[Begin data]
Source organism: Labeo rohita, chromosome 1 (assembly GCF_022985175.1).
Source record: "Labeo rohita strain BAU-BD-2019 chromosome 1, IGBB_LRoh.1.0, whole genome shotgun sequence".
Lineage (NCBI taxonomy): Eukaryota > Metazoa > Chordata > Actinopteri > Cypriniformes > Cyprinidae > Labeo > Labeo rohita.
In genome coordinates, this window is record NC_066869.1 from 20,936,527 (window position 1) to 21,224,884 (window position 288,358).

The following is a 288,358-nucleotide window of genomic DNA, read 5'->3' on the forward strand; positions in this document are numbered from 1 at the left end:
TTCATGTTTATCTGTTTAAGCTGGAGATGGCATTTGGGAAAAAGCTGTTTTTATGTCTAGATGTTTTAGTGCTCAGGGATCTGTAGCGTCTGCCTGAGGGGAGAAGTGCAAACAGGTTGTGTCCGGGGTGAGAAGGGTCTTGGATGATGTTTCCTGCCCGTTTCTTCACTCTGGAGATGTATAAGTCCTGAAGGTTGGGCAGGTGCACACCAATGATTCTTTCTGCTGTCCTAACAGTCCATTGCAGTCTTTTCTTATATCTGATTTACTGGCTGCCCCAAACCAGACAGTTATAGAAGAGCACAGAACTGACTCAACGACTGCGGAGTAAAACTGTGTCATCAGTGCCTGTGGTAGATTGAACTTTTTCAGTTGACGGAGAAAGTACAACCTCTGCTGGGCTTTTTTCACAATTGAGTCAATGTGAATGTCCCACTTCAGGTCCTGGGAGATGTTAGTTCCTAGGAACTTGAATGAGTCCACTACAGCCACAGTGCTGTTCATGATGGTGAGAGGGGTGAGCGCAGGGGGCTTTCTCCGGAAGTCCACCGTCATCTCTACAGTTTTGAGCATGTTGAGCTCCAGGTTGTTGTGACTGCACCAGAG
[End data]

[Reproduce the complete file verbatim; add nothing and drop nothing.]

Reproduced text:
Source organism: Labeo rohita, chromosome 1 (assembly GCF_022985175.1).
Source record: "Labeo rohita strain BAU-BD-2019 chromosome 1, IGBB_LRoh.1.0, whole genome shotgun sequence".
Lineage (NCBI taxonomy): Eukaryota > Metazoa > Chordata > Actinopteri > Cypriniformes > Cyprinidae > Labeo > Labeo rohita.
In genome coordinates, this window is record NC_066869.1 from 20,936,527 (window position 1) to 21,224,884 (window position 288,358).

The following is a 288,358-nucleotide window of genomic DNA, read 5'->3' on the forward strand; positions in this document are numbered from 1 at the left end:
TTCATGTTTATCTGTTTAAGCTGGAGATGGCATTTGGGAAAAAGCTGTTTTTATGTCTAGATGTTTTAGTGCTCAGGGATCTGTAGCGTCTGCCTGAGGGGAGAAGTGCAAACAGGTTGTGTCCGGGGTGAGAAGGGTCTTGGATGATGTTTCCTGCCCGTTTCTTCACTCTGGAGATGTATAAGTCCTGAAGGTTGGGCAGGTGCACACCAATGATTCTTTCTGCTGTCCTAACAGTCCATTGCAGTCTTTTCTTATATCTGATTTACTGGCTGCCCCAAACCAGACAGTTATAGAAGAGCACAGAACTGACTCAACGACTGCGGAGTAAAACTGTGTCATCAGTGCCTGTGGTAGATTGAACTTTTTCAGTTGACGGAGAAAGTACAACCTCTGCTGGGCTTTTTTCACAATTGAGTCAATGTGAATGTCCCACTTCAGGTCCTGGGAGATGTTAGTTCCTAGGAACTTGAATGAGTCCACTACAGCCACAGTGCTGTTCATGATGGTGAGAGGGGTGAGCGCAGGGGGCTTTCTCCGGAAGTCCACCGTCATCTCTACAGTTTTGAGCATGTTGAGCTCCAGGTTGTTGTGACTGCACCAGAG